Council tenants in Leicester who saw heating bills rise by 76% are in line for a rebate, the council has said.
Some people using the centralised heating system said they would struggle to cope after the city council put up prices in October.
Officials said the rise was due to a surge in wholesale energy prices.
The authority has negotiated a revised 44% rise with suppliers. The bills will revert to their old level for now, with the new price coming in from April.
The 3,000 people who used the district heating system, where houses are supplied from a central boiler, saw bills increase by an average of £8 a week when the new rates came in.
Tenants said many of those who used the system were low-paid workers and therefore less able to cope with large rises in their bills.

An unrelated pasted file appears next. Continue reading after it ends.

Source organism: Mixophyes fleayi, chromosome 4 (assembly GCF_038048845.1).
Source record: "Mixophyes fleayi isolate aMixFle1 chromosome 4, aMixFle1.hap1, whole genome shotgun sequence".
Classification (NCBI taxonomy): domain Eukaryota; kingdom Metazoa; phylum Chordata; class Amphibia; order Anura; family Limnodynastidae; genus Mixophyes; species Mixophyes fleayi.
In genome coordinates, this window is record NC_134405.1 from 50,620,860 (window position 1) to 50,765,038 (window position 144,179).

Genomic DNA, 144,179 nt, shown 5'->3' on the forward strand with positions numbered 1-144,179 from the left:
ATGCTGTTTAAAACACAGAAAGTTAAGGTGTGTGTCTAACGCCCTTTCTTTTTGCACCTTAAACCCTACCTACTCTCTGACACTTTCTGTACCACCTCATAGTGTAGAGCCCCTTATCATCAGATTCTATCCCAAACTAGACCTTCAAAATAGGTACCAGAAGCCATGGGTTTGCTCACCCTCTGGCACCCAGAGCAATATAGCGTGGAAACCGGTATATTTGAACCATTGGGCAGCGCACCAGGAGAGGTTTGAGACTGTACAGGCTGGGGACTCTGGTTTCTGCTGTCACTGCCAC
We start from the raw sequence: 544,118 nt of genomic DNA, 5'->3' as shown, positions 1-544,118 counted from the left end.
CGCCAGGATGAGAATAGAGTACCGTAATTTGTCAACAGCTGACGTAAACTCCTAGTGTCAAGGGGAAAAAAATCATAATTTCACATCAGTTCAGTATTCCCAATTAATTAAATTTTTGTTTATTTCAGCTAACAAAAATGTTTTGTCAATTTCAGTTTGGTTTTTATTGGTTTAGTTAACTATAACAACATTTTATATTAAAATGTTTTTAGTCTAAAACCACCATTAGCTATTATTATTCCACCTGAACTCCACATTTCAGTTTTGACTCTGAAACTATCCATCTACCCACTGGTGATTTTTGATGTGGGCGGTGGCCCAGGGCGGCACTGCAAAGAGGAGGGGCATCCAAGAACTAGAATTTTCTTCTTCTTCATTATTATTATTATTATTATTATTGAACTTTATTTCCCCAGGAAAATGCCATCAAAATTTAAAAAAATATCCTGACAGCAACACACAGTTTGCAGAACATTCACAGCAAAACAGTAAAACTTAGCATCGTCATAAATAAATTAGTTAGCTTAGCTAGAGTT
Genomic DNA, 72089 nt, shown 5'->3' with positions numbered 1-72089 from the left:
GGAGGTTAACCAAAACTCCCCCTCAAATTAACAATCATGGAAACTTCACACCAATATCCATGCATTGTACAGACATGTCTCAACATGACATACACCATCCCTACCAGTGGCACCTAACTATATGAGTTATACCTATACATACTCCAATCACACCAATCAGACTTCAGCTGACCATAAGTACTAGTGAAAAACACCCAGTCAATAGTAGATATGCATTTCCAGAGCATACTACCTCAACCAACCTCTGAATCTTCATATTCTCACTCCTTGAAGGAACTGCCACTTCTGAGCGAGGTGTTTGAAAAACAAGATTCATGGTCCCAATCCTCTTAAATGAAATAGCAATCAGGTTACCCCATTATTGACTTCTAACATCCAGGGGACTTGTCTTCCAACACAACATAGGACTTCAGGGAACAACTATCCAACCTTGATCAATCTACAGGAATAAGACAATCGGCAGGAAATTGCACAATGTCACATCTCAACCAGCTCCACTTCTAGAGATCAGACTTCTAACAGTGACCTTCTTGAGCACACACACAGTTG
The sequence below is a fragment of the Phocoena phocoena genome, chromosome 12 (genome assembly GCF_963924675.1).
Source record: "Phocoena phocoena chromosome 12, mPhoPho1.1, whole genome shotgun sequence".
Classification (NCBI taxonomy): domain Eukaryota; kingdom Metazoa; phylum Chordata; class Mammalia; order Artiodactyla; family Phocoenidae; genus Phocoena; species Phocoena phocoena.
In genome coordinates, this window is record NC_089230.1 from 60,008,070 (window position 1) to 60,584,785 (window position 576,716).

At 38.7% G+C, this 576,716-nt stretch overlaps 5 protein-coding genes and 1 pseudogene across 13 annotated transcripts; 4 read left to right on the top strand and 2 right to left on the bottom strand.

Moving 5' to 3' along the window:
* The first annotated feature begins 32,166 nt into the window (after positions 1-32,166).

Leader of Leicester City Council Ross Willmott said: "There will still be an increase but it is much less than those with conventional heating will pay because we can take advantage of the council's purchasing power.
"Because we have taken a long hard look at it, instead of doing these increases every year, if we buy the gas over three years we can smooth out the increases over that period and give people some stability."